More so than any other time I can think of since starting this blog, the past couple months have been a period of intense reflection and reassessment. Swampflix just reached five full years of daily posts, which has me looking back to all our various projects over the years. Of course, this includes our annual Best of the Year lists, which was the very first thing we collaborated on as a crew in January 2014. As List-Making Season is an annual ritual across all online film discourse, this five-year milestone has naturally arrived just as we’re looking back at our favorite films of 2019. This year is especially daunting, though, as these discussions have also been rolled into Best of the Decade list-making, just past the end of the 2010s. Thanks to the Swampflix project, I already have access to a record of my favorite works from over half of that decade, which has allowed me to look back at how my definition of a personal favorite film has evolved over the years, and what films have stood the test of time. The #1 change I’ve noticed in all this Best of the Year/Best of the Decade/Best of Swampflix self-reflection is that over time my standout choices have become much more aggressively vulgar, if not outright pornographic. The films I’ve been promoting & recommending to friends have doubled down on explicit sex as much as they have on political awareness or cinematic surrealism. The larger story of how cinema has changed over the last decade has been one of online distribution, political radicalization, and diversified representation (on both sides of the camera). When looking at my own personal favorites, though, it looks like the story of the 2010s was The Rise of Smut.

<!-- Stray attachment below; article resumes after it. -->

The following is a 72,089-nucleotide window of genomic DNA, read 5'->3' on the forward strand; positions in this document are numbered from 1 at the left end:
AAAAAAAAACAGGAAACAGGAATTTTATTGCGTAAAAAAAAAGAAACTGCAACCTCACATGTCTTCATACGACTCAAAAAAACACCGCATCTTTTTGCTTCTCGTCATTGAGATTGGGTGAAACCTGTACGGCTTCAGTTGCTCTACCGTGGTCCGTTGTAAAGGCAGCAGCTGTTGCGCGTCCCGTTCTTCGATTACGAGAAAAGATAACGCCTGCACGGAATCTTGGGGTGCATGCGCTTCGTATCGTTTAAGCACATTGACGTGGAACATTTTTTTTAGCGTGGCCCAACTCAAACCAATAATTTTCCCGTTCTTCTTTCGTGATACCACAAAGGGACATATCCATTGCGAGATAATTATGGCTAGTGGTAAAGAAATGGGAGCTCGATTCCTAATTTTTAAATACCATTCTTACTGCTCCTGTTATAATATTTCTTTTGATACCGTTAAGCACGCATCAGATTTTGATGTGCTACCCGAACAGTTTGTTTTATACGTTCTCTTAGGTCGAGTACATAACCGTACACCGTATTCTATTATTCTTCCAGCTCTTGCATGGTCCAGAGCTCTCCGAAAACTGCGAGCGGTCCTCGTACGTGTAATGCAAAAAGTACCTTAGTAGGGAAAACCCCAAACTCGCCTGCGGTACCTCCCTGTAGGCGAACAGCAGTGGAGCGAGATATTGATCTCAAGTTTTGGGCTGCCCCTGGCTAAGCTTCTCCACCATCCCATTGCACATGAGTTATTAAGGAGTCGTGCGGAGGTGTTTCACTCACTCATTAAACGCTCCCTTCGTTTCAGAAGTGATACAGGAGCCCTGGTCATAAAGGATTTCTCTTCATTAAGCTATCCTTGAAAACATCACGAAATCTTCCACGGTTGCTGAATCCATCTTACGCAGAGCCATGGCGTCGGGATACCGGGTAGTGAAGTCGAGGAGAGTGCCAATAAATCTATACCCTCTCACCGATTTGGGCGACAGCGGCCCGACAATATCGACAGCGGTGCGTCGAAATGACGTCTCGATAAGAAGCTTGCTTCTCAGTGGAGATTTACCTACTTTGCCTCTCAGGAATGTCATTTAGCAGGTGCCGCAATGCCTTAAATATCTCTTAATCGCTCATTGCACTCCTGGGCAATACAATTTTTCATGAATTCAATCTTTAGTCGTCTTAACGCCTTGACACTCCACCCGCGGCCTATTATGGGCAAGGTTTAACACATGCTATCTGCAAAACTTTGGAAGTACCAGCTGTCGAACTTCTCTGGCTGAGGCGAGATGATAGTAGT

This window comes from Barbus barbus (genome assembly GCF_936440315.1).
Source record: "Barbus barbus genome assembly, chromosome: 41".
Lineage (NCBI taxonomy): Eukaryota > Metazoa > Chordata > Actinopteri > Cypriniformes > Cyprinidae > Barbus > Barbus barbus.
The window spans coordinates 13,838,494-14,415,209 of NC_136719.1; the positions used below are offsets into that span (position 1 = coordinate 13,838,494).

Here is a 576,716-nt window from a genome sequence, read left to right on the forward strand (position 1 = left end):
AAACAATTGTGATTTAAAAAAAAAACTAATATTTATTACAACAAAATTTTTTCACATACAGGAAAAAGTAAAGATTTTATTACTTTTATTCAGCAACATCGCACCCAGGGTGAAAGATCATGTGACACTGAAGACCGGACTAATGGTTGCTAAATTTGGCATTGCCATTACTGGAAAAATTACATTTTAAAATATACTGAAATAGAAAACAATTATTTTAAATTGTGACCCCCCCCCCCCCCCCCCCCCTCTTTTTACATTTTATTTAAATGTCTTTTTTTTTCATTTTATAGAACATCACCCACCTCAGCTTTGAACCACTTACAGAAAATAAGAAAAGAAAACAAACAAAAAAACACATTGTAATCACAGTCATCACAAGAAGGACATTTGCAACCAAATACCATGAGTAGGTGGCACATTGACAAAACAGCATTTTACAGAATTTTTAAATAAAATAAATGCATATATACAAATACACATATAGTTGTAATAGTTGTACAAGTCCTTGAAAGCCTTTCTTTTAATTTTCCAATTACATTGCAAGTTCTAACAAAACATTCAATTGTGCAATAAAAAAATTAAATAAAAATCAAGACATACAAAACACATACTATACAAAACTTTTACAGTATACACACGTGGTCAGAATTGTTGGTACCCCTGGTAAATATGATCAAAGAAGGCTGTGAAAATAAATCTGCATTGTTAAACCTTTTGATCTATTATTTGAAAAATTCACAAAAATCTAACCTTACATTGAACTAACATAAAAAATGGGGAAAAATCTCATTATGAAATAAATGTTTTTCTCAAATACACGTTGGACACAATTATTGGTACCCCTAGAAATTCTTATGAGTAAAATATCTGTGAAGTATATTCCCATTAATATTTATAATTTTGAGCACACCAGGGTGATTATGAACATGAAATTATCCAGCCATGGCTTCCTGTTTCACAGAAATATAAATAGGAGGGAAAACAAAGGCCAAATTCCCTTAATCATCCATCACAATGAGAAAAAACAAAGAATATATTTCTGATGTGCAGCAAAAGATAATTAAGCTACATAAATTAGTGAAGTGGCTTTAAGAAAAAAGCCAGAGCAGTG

In my personal Top Films of 2014 list from our early days of blogging, I singled out Christopher Nolan’s space travel epic Interstellar as my favorite film of that year. It’s still a film I’m still fond of for its combination of precise filmmaking craft and over-the-top sci-fi pulp, but I doubt it would top my list if we were to rehash the Best of 2014 again. In fact, I know it wouldn’t, since I’m currently working on our Top Films of the 2010s lists (to post this February) and there are currently a few 2014 titles listed, while Interstellar is nowhere to be found. I still highly value the combination of high-art cinematic craft and low-brow genre schlock that blockbuster achieves, but it’s since been outshined in my estimation by the value of nastier, more sexually explicit works from that year like Wetlands and Stranger by the Lake. Part of this is due to the fact that we’re now living in a time when the clash of high-brow cinematic craft and low-brow genre content is a lot easier to come by, considering how the market’s been flooded by “Elevated Horror” projects in the past decade (thanks largely to the impressive marketing machine of A24). The larger issue is that this rise of well-crafted schlock has coincided with the near-total disappearance of overt sexuality from mainstream filmmaking, mostly at the hands of our corporate overlords at Walt Disney Pictures. Major studio filmmaking was remarkably less horny in the 2010s than in any previous decade (Hayes Code era included), as the takeover of sexless superhero media (with the one major exception of our collective ogling of Captain America’s ass) and easy-to-scrub blockbusters produced & sanitized for censorship-riddled foreign markets have replaced more “adult” content like the erotic thrillers of decades past. A man who earned most of his notoriety making not-so-subtly-Conservative Batman movies is simply on the wrong side of that war, no matter how much of a kick I got out of his goofy space movie.